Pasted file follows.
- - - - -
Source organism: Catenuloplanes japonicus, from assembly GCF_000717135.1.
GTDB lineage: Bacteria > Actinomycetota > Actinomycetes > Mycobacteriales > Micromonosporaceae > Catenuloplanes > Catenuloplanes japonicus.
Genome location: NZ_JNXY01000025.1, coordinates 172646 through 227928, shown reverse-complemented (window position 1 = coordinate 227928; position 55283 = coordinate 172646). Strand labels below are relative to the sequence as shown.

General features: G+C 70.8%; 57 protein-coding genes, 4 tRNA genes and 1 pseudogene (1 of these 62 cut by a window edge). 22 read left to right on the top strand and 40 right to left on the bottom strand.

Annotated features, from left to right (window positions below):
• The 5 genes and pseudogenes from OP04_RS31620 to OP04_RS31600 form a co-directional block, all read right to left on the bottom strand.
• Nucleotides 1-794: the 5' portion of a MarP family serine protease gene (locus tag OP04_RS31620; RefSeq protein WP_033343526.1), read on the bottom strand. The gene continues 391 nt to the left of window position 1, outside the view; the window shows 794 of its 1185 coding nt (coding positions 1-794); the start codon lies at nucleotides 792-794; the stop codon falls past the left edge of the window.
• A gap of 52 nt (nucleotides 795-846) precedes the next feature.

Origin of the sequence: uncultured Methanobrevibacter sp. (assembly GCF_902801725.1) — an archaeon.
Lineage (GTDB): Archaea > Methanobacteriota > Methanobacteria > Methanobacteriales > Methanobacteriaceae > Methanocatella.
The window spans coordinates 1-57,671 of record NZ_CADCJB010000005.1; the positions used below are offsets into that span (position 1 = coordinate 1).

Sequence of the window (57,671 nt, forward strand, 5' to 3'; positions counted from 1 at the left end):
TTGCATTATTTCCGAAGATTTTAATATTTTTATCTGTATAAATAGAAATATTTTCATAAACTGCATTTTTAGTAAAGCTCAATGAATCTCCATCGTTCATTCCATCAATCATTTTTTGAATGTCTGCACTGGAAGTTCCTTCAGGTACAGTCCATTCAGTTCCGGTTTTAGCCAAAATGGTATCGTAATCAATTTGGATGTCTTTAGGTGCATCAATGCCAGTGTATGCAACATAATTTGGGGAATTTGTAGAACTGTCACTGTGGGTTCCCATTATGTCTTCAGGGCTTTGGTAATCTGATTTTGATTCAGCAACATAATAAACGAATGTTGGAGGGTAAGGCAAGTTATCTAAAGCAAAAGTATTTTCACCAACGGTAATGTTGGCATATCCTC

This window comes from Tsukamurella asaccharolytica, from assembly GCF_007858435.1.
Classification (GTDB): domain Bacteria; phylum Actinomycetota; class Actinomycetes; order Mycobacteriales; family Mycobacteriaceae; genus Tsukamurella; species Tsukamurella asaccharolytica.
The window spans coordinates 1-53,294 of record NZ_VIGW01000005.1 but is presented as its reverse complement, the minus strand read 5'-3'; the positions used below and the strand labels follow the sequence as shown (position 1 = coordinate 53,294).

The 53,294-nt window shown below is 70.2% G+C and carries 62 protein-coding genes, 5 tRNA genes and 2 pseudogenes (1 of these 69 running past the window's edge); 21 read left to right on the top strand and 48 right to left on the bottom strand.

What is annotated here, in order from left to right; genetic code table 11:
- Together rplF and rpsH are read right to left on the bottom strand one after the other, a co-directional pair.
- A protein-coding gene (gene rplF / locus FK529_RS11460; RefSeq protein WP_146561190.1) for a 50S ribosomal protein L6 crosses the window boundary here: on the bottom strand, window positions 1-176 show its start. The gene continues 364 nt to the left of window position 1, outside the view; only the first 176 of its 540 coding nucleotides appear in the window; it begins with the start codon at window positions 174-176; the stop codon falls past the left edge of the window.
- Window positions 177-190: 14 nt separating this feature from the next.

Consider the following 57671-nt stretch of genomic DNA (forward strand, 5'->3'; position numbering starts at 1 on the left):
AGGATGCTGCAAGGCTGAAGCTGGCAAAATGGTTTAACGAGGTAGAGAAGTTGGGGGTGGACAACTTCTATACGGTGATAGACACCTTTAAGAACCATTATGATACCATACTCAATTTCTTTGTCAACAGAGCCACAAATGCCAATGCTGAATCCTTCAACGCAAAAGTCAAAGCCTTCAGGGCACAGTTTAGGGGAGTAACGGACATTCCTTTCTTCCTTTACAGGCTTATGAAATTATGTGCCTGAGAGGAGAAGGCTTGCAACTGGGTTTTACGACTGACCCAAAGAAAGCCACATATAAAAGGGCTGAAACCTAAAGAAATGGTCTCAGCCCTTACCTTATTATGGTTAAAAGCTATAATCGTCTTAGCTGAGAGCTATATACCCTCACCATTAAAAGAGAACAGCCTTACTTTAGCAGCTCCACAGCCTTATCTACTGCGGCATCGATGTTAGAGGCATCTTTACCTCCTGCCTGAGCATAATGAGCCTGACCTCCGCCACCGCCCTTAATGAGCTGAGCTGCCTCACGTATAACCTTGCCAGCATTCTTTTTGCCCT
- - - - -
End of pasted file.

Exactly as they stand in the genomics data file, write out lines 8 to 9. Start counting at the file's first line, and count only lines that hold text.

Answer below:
• A gap of 52 nt (nucleotides 795-846) precedes the next feature.

Origin of the sequence: uncultured Methanobrevibacter sp. (assembly GCF_902801725.1) — an archaeon.